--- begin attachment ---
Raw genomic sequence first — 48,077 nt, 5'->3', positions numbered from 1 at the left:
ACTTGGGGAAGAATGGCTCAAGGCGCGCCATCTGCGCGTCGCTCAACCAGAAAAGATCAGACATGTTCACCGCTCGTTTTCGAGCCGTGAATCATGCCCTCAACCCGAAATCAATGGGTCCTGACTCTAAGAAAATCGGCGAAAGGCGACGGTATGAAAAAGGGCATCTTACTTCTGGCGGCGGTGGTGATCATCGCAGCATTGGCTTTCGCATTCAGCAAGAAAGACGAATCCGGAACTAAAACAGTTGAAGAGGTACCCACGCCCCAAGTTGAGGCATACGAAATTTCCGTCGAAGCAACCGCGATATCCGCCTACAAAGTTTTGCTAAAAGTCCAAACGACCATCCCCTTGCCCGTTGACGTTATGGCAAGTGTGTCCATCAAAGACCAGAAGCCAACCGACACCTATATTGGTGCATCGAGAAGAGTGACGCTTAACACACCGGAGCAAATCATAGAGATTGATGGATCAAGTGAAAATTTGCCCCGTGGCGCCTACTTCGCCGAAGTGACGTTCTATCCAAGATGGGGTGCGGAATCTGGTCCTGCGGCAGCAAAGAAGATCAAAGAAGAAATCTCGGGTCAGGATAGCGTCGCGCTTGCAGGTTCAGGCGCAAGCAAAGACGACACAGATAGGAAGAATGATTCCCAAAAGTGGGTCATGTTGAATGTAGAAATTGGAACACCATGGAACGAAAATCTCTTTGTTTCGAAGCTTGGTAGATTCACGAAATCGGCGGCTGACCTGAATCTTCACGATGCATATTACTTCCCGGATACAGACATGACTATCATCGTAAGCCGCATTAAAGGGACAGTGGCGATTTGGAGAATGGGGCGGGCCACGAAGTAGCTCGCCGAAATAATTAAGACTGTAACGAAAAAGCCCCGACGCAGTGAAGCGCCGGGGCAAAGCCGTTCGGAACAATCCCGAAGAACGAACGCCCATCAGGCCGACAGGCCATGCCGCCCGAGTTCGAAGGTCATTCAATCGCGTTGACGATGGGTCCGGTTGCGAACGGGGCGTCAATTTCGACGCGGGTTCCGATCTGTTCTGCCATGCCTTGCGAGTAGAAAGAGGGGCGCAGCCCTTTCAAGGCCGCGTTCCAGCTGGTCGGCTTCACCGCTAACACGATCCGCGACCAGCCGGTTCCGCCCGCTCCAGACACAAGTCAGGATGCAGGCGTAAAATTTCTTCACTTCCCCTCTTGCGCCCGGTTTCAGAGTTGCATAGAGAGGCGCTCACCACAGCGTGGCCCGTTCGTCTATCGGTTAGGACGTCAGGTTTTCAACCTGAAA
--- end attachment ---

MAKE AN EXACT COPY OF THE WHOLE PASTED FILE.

Raw genomic sequence first — 48,077 nt, 5'->3', positions numbered from 1 at the left:
ACTTGGGGAAGAATGGCTCAAGGCGCGCCATCTGCGCGTCGCTCAACCAGAAAAGATCAGACATGTTCACCGCTCGTTTTCGAGCCGTGAATCATGCCCTCAACCCGAAATCAATGGGTCCTGACTCTAAGAAAATCGGCGAAAGGCGACGGTATGAAAAAGGGCATCTTACTTCTGGCGGCGGTGGTGATCATCGCAGCATTGGCTTTCGCATTCAGCAAGAAAGACGAATCCGGAACTAAAACAGTTGAAGAGGTACCCACGCCCCAAGTTGAGGCATACGAAATTTCCGTCGAAGCAACCGCGATATCCGCCTACAAAGTTTTGCTAAAAGTCCAAACGACCATCCCCTTGCCCGTTGACGTTATGGCAAGTGTGTCCATCAAAGACCAGAAGCCAACCGACACCTATATTGGTGCATCGAGAAGAGTGACGCTTAACACACCGGAGCAAATCATAGAGATTGATGGATCAAGTGAAAATTTGCCCCGTGGCGCCTACTTCGCCGAAGTGACGTTCTATCCAAGATGGGGTGCGGAATCTGGTCCTGCGGCAGCAAAGAAGATCAAAGAAGAAATCTCGGGTCAGGATAGCGTCGCGCTTGCAGGTTCAGGCGCAAGCAAAGACGACACAGATAGGAAGAATGATTCCCAAAAGTGGGTCATGTTGAATGTAGAAATTGGAACACCATGGAACGAAAATCTCTTTGTTTCGAAGCTTGGTAGATTCACGAAATCGGCGGCTGACCTGAATCTTCACGATGCATATTACTTCCCGGATACAGACATGACTATCATCGTAAGCCGCATTAAAGGGACAGTGGCGATTTGGAGAATGGGGCGGGCCACGAAGTAGCTCGCCGAAATAATTAAGACTGTAACGAAAAAGCCCCGACGCAGTGAAGCGCCGGGGCAAAGCCGTTCGGAACAATCCCGAAGAACGAACGCCCATCAGGCCGACAGGCCATGCCGCCCGAGTTCGAAGGTCATTCAATCGCGTTGACGATGGGTCCGGTTGCGAACGGGGCGTCAATTTCGACGCGGGTTCCGATCTGTTCTGCCATGCCTTGCGAGTAGAAAGAGGGGCGCAGCCCTTTCAAGGCCGCGTTCCAGCTGGTCGGCTTCACCGCTAACACGATCCGCGACCAGCCGGTTCCGCCCGCTCCAGACACAAGTCAGGATGCAGGCGTAAAATTTCTTCACTTCCCCTCTTGCGCCCGGTTTCAGAGTTGCATAGAGAGGCGCTCACCACAGCGTGGCCCGTTCGTCTATCGGTTAGGACGTCAGGTTTTCAACCTGAAA